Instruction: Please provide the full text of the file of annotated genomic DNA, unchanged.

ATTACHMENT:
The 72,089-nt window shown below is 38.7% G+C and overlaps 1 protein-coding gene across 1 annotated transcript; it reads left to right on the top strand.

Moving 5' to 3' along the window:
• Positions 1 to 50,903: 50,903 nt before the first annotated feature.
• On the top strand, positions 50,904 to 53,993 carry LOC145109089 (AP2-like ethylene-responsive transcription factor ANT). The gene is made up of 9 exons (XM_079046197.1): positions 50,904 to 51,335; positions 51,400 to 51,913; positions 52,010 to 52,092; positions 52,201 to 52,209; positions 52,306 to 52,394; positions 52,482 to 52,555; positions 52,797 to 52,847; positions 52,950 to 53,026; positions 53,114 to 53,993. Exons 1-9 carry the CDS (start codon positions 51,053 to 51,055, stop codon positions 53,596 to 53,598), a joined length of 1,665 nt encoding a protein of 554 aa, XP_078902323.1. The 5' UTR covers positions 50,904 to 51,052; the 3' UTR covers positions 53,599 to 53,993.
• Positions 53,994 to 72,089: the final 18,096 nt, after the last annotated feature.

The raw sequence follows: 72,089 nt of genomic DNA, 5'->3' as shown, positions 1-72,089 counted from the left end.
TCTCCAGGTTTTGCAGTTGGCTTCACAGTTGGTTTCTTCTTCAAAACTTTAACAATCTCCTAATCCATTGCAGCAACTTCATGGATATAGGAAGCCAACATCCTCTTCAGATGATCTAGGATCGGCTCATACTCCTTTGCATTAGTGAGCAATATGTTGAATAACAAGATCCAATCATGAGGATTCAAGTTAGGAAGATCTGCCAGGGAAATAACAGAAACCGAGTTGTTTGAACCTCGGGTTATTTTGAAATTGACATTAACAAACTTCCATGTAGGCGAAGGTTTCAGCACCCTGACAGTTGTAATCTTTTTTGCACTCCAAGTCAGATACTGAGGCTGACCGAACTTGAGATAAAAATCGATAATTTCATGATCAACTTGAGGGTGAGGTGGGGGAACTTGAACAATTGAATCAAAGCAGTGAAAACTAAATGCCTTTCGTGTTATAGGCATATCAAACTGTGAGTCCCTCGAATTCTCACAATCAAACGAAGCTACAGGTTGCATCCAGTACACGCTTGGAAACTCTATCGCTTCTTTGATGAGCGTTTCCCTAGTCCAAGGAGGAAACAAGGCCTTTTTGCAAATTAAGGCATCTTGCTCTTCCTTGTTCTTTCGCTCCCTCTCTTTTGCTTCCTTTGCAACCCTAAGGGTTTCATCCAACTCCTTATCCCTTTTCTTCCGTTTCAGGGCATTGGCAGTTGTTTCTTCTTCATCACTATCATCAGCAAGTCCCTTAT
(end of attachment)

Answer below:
The 72,089-nt window shown below is 38.7% G+C and overlaps 1 protein-coding gene across 1 annotated transcript; it reads left to right on the top strand.

Moving 5' to 3' along the window:
• Positions 1 to 50,903: 50,903 nt before the first annotated feature.
• On the top strand, positions 50,904 to 53,993 carry LOC145109089 (AP2-like ethylene-responsive transcription factor ANT). The gene is made up of 9 exons (XM_079046197.1): positions 50,904 to 51,335; positions 51,400 to 51,913; positions 52,010 to 52,092; positions 52,201 to 52,209; positions 52,306 to 52,394; positions 52,482 to 52,555; positions 52,797 to 52,847; positions 52,950 to 53,026; positions 53,114 to 53,993. Exons 1-9 carry the CDS (start codon positions 51,053 to 51,055, stop codon positions 53,596 to 53,598), a joined length of 1,665 nt encoding a protein of 554 aa, XP_078902323.1. The 5' UTR covers positions 50,904 to 51,052; the 3' UTR covers positions 53,599 to 53,993.
• Positions 53,994 to 72,089: the final 18,096 nt, after the last annotated feature.

The raw sequence follows: 72,089 nt of genomic DNA, 5'->3' as shown, positions 1-72,089 counted from the left end.
TCTCCAGGTTTTGCAGTTGGCTTCACAGTTGGTTTCTTCTTCAAAACTTTAACAATCTCCTAATCCATTGCAGCAACTTCATGGATATAGGAAGCCAACATCCTCTTCAGATGATCTAGGATCGGCTCATACTCCTTTGCATTAGTGAGCAATATGTTGAATAACAAGATCCAATCATGAGGATTCAAGTTAGGAAGATCTGCCAGGGAAATAACAGAAACCGAGTTGTTTGAACCTCGGGTTATTTTGAAATTGACATTAACAAACTTCCATGTAGGCGAAGGTTTCAGCACCCTGACAGTTGTAATCTTTTTTGCACTCCAAGTCAGATACTGAGGCTGACCGAACTTGAGATAAAAATCGATAATTTCATGATCAACTTGAGGGTGAGGTGGGGGAACTTGAACAATTGAATCAAAGCAGTGAAAACTAAATGCCTTTCGTGTTATAGGCATATCAAACTGTGAGTCCCTCGAATTCTCACAATCAAACGAAGCTACAGGTTGCATCCAGTACACGCTTGGAAACTCTATCGCTTCTTTGATGAGCGTTTCCCTAGTCCAAGGAGGAAACAAGGCCTTTTTGCAAATTAAGGCATCTTGCTCTTCCTTGTTCTTTCGCTCCCTCTCTTTTGCTTCCTTTGCAACCCTAAGGGTTTCATCCAACTCCTTATCCCTTTTCTTCCGTTTCAGGGCATTGGCAGTTGTTTCTTCTTCATCACTATCATCAGCAAGTCCCTTAT